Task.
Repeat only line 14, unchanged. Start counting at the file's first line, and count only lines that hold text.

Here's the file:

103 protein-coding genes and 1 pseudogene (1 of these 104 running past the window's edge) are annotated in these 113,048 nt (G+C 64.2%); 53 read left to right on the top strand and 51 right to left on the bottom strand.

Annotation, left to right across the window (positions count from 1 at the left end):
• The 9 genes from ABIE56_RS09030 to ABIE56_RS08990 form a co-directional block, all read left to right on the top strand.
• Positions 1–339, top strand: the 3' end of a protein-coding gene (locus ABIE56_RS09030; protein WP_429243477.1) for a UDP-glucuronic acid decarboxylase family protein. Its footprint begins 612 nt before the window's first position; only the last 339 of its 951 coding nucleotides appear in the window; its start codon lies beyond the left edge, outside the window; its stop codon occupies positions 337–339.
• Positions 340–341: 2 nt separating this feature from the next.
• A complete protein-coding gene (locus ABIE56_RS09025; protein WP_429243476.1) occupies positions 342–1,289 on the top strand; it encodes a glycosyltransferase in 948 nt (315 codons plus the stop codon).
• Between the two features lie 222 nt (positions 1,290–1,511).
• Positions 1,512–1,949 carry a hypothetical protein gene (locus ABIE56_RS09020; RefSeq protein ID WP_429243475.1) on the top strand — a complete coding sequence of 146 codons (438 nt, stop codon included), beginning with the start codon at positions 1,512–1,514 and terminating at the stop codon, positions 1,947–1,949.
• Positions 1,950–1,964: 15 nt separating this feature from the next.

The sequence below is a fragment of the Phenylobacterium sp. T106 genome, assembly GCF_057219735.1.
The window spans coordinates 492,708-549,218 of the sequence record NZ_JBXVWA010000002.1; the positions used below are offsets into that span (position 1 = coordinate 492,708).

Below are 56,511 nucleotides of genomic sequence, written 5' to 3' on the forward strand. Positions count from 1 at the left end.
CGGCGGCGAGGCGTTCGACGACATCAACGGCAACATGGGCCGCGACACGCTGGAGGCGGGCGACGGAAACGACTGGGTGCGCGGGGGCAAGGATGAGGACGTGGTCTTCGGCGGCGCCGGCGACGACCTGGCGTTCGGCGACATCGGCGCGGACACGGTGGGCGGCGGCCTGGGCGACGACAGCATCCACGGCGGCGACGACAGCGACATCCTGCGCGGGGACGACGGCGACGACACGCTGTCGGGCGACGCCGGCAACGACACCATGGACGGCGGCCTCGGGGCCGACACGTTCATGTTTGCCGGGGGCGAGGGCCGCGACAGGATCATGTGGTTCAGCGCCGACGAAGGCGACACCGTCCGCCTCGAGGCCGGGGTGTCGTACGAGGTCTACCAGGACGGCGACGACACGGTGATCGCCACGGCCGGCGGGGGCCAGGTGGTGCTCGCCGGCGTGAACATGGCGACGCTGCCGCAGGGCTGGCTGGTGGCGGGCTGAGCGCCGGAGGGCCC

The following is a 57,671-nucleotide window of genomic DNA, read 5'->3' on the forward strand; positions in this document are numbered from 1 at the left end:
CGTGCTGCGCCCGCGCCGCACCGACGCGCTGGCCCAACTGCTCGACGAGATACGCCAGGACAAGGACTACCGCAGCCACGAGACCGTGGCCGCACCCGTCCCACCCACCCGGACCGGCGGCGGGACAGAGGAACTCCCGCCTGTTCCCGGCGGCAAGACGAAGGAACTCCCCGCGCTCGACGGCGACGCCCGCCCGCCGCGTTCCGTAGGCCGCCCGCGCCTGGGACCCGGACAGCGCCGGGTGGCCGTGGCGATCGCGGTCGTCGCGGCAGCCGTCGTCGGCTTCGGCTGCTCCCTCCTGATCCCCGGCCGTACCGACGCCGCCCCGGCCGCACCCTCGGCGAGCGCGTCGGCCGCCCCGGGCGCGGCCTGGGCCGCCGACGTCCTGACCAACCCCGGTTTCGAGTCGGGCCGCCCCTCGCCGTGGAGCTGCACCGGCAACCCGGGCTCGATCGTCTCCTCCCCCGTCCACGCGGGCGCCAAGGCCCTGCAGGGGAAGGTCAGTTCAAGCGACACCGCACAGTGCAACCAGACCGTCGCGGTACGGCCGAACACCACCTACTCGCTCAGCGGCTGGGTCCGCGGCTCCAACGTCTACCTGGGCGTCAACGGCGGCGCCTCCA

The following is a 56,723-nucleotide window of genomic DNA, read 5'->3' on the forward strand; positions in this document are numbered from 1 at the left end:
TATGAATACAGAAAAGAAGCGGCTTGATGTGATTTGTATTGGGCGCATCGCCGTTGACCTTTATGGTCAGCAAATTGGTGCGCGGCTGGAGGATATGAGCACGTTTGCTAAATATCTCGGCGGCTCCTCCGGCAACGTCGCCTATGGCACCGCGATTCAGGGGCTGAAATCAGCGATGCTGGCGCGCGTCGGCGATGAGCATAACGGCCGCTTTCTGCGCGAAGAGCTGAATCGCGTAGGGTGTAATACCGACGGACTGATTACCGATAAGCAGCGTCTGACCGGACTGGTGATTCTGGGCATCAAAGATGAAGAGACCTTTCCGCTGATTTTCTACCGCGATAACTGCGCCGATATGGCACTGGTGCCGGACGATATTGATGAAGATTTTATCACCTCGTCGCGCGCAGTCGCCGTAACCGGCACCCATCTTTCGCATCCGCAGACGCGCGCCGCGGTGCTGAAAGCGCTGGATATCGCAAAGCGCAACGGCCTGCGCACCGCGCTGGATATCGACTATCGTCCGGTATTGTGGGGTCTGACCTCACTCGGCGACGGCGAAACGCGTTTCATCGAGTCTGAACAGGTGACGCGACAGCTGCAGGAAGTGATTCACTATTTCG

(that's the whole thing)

The following is a 57,671-nucleotide window of genomic DNA, read 5'->3' on the forward strand; positions in this document are numbered from 1 at the left end: